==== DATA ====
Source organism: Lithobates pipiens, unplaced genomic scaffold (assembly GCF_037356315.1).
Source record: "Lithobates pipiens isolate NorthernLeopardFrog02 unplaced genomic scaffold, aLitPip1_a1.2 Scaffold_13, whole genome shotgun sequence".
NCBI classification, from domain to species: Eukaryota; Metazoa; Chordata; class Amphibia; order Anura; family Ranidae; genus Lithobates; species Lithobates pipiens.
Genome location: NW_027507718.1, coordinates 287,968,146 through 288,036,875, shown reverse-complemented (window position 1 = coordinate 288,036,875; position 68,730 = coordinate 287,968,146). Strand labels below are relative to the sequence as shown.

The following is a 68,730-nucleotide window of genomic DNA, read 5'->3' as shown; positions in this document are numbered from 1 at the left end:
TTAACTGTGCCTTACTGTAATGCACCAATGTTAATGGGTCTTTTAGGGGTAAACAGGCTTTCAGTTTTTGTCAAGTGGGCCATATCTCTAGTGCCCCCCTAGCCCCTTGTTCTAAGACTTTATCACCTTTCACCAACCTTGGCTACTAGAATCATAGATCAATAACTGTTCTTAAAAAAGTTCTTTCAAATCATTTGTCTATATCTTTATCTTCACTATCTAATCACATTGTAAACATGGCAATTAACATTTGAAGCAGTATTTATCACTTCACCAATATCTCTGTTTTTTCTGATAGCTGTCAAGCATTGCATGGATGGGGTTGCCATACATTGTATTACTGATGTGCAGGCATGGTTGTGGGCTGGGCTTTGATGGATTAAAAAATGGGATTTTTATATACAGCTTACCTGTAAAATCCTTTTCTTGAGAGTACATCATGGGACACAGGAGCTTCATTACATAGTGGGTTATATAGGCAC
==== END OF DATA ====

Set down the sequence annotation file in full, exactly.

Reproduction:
Source organism: Lithobates pipiens, unplaced genomic scaffold (assembly GCF_037356315.1).
Source record: "Lithobates pipiens isolate NorthernLeopardFrog02 unplaced genomic scaffold, aLitPip1_a1.2 Scaffold_13, whole genome shotgun sequence".
NCBI classification, from domain to species: Eukaryota; Metazoa; Chordata; class Amphibia; order Anura; family Ranidae; genus Lithobates; species Lithobates pipiens.
Genome location: NW_027507718.1, coordinates 287,968,146 through 288,036,875, shown reverse-complemented (window position 1 = coordinate 288,036,875; position 68,730 = coordinate 287,968,146). Strand labels below are relative to the sequence as shown.

The following is a 68,730-nucleotide window of genomic DNA, read 5'->3' as shown; positions in this document are numbered from 1 at the left end:
TTAACTGTGCCTTACTGTAATGCACCAATGTTAATGGGTCTTTTAGGGGTAAACAGGCTTTCAGTTTTTGTCAAGTGGGCCATATCTCTAGTGCCCCCCTAGCCCCTTGTTCTAAGACTTTATCACCTTTCACCAACCTTGGCTACTAGAATCATAGATCAATAACTGTTCTTAAAAAAGTTCTTTCAAATCATTTGTCTATATCTTTATCTTCACTATCTAATCACATTGTAAACATGGCAATTAACATTTGAAGCAGTATTTATCACTTCACCAATATCTCTGTTTTTTCTGATAGCTGTCAAGCATTGCATGGATGGGGTTGCCATACATTGTATTACTGATGTGCAGGCATGGTTGTGGGCTGGGCTTTGATGGATTAAAAAATGGGATTTTTATATACAGCTTACCTGTAAAATCCTTTTCTTGAGAGTACATCATGGGACACAGGAGCTTCATTACATAGTGGGTTATATAGGCAC